Decisions made at the security and military talks between the United
States and South Korea should continue to deter North Korea, Army Gen.
Curtis M. Scaparrotti said today.
Scaparrotti, the Combined Forces Command chief in Seoul, also told
Pentagon reporters that North Korean dictator Kim Jong Un is in control
of the rogue state.
Last year marked the 60th anniversary of the U.S.-Republic of Korea
treaty, and the mission remains the same as it was in 1953 -- to deter
aggression, and if deterrence fails, defend South Korea. “We deter North
Korean aggression by ensuring our forces are ready to fight tonight,”
Scaparrotti said. “Therefore, our focus is on readiness and sustaining
and strengthening the alliance.”
North tests alliance
The North has tested this alliance with acts and provocations, but the
United Nations remains committed. The security pact has made South Korea
one of the most prosperous nations on Earth. The nation is a stark
contrast to the North, where the population doesn’t have enough food to
Instead of investing in his people, the general said, Kim Jong Un pours
money into developing a nuclear arsenal and uses violence and threats
to advance his interests.
“In recent years, North Korea has focused on development of asymmetric
capabilities,” Scaparrotti said. “These capabilities include several
hundred ballistic missiles, one of the world’s largest chemical weapons
stockpiles, a biological weapons research program, and the world’s
largest special operations force, as well as an active cyber-warfare
North Korea continues work on nuclear weapons and continues testing
missile technology. “We are concerned that such events could start a
cycle of action and counteraction, leading to an unintended,
uncontrolled escalation,” the general warned. “This underscores the need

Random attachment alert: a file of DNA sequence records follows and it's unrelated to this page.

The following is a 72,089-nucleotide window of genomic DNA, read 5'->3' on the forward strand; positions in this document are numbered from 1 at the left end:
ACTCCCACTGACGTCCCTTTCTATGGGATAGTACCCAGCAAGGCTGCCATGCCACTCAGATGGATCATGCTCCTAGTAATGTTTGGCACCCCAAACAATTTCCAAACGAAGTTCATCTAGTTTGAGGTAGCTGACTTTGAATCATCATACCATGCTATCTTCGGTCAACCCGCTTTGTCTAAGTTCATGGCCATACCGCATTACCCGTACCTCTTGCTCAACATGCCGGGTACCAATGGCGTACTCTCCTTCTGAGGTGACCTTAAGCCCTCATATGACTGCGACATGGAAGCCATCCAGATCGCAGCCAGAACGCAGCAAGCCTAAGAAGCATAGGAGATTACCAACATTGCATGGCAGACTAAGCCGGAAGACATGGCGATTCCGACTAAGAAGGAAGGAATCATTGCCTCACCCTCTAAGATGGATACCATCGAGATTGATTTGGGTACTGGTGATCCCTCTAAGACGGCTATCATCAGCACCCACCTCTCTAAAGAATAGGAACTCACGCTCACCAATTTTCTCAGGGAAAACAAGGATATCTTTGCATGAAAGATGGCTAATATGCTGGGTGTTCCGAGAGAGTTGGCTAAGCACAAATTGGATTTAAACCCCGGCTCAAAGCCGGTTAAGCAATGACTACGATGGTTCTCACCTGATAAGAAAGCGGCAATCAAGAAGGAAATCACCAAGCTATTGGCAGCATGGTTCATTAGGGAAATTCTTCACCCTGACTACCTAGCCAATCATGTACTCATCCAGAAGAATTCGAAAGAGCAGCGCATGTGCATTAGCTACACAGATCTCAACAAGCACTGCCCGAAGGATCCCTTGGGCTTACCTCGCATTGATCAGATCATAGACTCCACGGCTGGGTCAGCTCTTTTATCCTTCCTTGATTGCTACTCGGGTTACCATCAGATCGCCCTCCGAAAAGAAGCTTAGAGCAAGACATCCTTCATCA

for the alliance to work together, to be vigilant and to be ready to
Meetings set conditions
Scaparrotti spoke following the Security Consultative Meeting and
Military Consultative Meeting held in Washington. Those meetings “have
set the conditions for the alliance to transform and improve in the
years to come,” he said.
The general said he is encouraged by the signing of the memorandum of
understanding on wartime operational control. U.S. and South Korean
officials decided to make shifting operational control to South Korea
conditions-based rather than based on a set timeline. Shift in OPCON had
been scheduled for next year.
“The bilateral decision to shift to a conditions-based OPCON transition
will ensure our combined defense posture remains strong and seamless
while the Republic of Korea develops or acquires the critical military
capabilities necessary to assume the lead in the combined defense of
South Korea,” Scaparrotti said.
The decision means a U.S. general will continue to command Combined
Forces Command in Seoul and the United States will retain its wartime
leadership role until the alliance agrees conditions are conducive for a
stable OPCON transition. “The United States and the Republic of Korea
agreed to temporarily maintain war-fighting capabilities in Seoul and
north of the Han River, which are critical to the defense of the
Republic of Korea,” the general said.
U.S. unit stays north
One result of this is the U.S. 210th Field Artillery Brigade will
remain in the northern area until South Korea fields a comparable
capability, Scaparrotti said.
Still, the vast majority of the U.S. force relocation agreements will continue as planned, he said.